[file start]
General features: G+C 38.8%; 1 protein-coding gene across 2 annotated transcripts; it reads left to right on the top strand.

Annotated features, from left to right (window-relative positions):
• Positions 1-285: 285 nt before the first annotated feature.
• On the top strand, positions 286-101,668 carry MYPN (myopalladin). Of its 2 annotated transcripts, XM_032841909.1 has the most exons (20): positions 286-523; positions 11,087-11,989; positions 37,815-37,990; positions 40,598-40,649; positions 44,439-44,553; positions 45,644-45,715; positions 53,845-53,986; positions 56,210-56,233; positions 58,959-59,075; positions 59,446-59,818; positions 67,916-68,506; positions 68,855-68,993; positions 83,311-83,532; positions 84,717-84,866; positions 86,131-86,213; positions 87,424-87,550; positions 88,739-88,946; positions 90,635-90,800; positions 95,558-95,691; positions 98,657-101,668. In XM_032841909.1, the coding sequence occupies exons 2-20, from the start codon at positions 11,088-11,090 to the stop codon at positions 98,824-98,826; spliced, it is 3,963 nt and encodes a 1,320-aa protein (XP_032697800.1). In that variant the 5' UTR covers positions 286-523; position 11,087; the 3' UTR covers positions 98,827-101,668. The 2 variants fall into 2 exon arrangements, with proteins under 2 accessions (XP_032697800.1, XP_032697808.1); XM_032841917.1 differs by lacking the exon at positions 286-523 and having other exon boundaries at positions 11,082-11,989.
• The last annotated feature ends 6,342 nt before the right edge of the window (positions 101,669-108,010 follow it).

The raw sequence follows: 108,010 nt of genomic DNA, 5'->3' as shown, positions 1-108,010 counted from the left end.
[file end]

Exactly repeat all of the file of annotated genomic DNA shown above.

General features: G+C 38.8%; 1 protein-coding gene across 2 annotated transcripts; it reads left to right on the top strand.

Annotated features, from left to right (window-relative positions):
• Positions 1-285: 285 nt before the first annotated feature.
• On the top strand, positions 286-101,668 carry MYPN (myopalladin). Of its 2 annotated transcripts, XM_032841909.1 has the most exons (20): positions 286-523; positions 11,087-11,989; positions 37,815-37,990; positions 40,598-40,649; positions 44,439-44,553; positions 45,644-45,715; positions 53,845-53,986; positions 56,210-56,233; positions 58,959-59,075; positions 59,446-59,818; positions 67,916-68,506; positions 68,855-68,993; positions 83,311-83,532; positions 84,717-84,866; positions 86,131-86,213; positions 87,424-87,550; positions 88,739-88,946; positions 90,635-90,800; positions 95,558-95,691; positions 98,657-101,668. In XM_032841909.1, the coding sequence occupies exons 2-20, from the start codon at positions 11,088-11,090 to the stop codon at positions 98,824-98,826; spliced, it is 3,963 nt and encodes a 1,320-aa protein (XP_032697800.1). In that variant the 5' UTR covers positions 286-523; position 11,087; the 3' UTR covers positions 98,827-101,668. The 2 variants fall into 2 exon arrangements, with proteins under 2 accessions (XP_032697800.1, XP_032697808.1); XM_032841917.1 differs by lacking the exon at positions 286-523 and having other exon boundaries at positions 11,082-11,989.
• The last annotated feature ends 6,342 nt before the right edge of the window (positions 101,669-108,010 follow it).

The raw sequence follows: 108,010 nt of genomic DNA, 5'->3' as shown, positions 1-108,010 counted from the left end.